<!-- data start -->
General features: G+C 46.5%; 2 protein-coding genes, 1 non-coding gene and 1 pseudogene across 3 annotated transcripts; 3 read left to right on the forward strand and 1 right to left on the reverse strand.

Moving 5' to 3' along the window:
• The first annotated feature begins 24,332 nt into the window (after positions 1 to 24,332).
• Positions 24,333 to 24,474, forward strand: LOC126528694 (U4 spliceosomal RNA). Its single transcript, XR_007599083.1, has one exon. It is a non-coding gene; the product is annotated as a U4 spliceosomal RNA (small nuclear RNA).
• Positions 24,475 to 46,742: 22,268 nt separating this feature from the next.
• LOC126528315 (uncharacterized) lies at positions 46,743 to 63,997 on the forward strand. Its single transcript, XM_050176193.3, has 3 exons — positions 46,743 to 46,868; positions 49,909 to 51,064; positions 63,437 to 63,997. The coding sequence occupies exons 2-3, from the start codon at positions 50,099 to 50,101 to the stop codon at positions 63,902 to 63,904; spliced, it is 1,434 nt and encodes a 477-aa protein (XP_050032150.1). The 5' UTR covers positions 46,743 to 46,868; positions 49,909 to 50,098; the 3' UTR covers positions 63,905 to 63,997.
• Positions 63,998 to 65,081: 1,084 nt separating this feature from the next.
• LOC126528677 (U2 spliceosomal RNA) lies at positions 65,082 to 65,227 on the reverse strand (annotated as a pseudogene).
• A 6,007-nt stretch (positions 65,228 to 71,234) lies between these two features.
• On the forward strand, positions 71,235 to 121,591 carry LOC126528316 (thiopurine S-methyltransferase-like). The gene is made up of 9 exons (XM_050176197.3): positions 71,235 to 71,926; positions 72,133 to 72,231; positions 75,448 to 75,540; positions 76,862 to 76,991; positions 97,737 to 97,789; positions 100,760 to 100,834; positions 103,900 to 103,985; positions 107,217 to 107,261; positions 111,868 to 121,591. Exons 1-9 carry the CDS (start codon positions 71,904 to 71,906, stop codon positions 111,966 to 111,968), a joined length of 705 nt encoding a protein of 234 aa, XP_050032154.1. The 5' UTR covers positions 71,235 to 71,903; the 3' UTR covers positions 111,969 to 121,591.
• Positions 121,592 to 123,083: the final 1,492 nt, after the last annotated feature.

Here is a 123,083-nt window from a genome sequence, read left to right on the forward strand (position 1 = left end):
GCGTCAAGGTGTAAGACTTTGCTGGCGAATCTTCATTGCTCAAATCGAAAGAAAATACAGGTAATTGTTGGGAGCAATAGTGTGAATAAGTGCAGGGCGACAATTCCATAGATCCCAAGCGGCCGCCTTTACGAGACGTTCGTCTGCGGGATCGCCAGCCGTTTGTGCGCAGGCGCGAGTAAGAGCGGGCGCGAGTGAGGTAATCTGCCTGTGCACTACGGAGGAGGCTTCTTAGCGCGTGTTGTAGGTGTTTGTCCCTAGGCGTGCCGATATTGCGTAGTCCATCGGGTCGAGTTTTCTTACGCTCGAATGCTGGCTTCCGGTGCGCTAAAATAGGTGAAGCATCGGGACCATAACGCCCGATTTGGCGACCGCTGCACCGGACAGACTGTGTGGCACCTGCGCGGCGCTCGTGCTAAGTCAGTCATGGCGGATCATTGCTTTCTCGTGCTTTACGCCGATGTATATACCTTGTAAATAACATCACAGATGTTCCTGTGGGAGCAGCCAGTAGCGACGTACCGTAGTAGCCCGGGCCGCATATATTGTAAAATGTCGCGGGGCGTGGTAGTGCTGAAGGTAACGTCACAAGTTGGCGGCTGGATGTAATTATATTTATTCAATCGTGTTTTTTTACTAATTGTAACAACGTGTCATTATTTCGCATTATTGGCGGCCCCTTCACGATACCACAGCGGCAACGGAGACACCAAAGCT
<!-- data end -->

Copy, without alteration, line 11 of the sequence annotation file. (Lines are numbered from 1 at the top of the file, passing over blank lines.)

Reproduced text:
• Positions 121,592 to 123,083: the final 1,492 nt, after the last annotated feature.